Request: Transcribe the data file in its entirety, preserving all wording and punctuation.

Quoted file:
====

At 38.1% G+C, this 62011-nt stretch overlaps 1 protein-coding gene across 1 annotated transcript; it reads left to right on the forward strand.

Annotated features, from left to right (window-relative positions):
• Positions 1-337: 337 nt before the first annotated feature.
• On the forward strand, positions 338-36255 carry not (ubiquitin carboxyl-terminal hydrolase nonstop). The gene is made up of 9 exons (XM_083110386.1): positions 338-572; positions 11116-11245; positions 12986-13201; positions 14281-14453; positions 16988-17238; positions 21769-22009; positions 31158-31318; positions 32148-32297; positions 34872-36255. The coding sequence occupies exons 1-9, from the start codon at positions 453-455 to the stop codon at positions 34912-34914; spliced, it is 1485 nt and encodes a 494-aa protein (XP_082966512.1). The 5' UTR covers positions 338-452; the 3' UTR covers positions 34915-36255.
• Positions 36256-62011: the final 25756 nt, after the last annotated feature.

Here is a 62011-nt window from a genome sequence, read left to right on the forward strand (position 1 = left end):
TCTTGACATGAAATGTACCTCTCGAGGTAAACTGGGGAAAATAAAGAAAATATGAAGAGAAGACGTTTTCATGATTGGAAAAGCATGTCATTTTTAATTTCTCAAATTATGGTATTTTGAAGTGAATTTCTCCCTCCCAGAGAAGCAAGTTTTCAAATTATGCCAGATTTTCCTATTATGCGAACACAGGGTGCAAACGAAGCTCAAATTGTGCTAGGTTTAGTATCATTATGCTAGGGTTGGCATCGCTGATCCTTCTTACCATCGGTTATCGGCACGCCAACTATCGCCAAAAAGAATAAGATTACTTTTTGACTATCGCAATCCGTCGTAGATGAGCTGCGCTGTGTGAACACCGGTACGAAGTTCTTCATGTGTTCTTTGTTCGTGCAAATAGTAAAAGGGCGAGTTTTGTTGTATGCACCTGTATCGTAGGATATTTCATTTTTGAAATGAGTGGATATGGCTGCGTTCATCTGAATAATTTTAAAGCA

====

At 38.1% G+C, this 62011-nt stretch overlaps 1 protein-coding gene across 1 annotated transcript; it reads left to right on the forward strand.

Annotated features, from left to right (window-relative positions):
• Positions 1-337: 337 nt before the first annotated feature.
• On the forward strand, positions 338-36255 carry not (ubiquitin carboxyl-terminal hydrolase nonstop). The gene is made up of 9 exons (XM_083110386.1): positions 338-572; positions 11116-11245; positions 12986-13201; positions 14281-14453; positions 16988-17238; positions 21769-22009; positions 31158-31318; positions 32148-32297; positions 34872-36255. The coding sequence occupies exons 1-9, from the start codon at positions 453-455 to the stop codon at positions 34912-34914; spliced, it is 1485 nt and encodes a 494-aa protein (XP_082966512.1). The 5' UTR covers positions 338-452; the 3' UTR covers positions 34915-36255.
• Positions 36256-62011: the final 25756 nt, after the last annotated feature.

Here is a 62011-nt window from a genome sequence, read left to right on the forward strand (position 1 = left end):
TCTTGACATGAAATGTACCTCTCGAGGTAAACTGGGGAAAATAAAGAAAATATGAAGAGAAGACGTTTTCATGATTGGAAAAGCATGTCATTTTTAATTTCTCAAATTATGGTATTTTGAAGTGAATTTCTCCCTCCCAGAGAAGCAAGTTTTCAAATTATGCCAGATTTTCCTATTATGCGAACACAGGGTGCAAACGAAGCTCAAATTGTGCTAGGTTTAGTATCATTATGCTAGGGTTGGCATCGCTGATCCTTCTTACCATCGGTTATCGGCACGCCAACTATCGCCAAAAAGAATAAGATTACTTTTTGACTATCGCAATCCGTCGTAGATGAGCTGCGCTGTGTGAACACCGGTACGAAGTTCTTCATGTGTTCTTTGTTCGTGCAAATAGTAAAAGGGCGAGTTTTGTTGTATGCACCTGTATCGTAGGATATTTCATTTTTGAAATGAGTGGATATGGCTGCGTTCATCTGAATAATTTTAAAGCA